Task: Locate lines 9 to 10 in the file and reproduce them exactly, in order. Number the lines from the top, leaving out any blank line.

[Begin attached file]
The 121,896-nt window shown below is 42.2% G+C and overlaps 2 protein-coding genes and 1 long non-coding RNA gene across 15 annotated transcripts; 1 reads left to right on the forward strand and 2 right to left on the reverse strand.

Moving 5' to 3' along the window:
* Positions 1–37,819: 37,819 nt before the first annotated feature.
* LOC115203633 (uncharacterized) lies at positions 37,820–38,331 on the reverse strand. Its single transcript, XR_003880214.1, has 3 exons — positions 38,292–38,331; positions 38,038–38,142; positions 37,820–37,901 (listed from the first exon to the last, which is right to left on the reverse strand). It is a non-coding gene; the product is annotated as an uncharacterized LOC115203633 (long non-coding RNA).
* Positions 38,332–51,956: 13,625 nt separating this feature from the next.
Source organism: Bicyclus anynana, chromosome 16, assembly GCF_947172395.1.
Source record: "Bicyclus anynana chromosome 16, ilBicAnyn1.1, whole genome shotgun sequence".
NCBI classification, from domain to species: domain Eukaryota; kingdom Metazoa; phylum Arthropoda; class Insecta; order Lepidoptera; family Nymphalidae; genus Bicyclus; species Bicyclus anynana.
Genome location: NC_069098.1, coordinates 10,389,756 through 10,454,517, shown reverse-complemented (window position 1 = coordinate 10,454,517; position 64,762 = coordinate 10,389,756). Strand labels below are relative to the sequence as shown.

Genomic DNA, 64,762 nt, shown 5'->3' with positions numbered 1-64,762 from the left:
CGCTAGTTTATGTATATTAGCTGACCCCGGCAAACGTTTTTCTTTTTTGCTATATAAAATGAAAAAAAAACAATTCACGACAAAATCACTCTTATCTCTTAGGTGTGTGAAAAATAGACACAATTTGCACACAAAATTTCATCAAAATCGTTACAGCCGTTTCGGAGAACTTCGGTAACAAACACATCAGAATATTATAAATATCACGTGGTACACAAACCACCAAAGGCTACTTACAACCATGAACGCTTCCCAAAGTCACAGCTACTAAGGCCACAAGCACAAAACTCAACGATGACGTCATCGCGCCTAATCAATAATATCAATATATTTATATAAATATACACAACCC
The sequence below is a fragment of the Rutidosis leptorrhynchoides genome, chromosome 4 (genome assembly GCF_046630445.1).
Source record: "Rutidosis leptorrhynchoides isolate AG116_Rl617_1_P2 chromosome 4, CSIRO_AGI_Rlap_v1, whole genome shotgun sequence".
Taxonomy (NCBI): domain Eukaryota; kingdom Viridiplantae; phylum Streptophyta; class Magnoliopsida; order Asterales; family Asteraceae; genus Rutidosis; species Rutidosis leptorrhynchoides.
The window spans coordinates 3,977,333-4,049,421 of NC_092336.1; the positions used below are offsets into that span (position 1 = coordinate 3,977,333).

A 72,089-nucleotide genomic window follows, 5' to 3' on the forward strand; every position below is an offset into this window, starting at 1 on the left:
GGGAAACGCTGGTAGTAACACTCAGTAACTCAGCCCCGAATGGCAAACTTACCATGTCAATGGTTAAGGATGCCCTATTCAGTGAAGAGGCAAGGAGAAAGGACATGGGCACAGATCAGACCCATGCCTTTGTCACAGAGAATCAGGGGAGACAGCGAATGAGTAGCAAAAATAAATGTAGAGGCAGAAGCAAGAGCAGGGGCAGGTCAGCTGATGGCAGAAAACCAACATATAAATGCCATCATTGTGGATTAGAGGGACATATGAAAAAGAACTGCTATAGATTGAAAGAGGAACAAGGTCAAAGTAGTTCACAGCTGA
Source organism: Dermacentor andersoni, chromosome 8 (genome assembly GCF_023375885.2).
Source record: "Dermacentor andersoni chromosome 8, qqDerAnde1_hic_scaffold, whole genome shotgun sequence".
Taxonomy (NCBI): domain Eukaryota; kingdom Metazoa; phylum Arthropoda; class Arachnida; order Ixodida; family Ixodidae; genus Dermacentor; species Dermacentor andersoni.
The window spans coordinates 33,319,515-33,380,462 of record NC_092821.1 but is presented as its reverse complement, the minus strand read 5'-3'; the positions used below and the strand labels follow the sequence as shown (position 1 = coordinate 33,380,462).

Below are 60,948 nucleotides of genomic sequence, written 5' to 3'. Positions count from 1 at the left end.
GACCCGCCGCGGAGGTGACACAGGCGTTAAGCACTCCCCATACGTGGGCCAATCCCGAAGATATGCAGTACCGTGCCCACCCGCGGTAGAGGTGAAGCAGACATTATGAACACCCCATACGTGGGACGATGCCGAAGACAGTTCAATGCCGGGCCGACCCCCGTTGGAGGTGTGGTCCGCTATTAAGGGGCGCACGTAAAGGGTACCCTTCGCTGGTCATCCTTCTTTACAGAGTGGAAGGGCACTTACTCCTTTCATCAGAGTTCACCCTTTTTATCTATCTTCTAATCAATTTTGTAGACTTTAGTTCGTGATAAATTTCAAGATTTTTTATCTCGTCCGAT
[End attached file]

Genome location: NC_069098.1, coordinates 10,389,756 through 10,454,517, shown reverse-complemented (window position 1 = coordinate 10,454,517; position 64,762 = coordinate 10,389,756). Strand labels below are relative to the sequence as shown.

Genomic DNA, 64,762 nt, shown 5'->3' with positions numbered 1-64,762 from the left: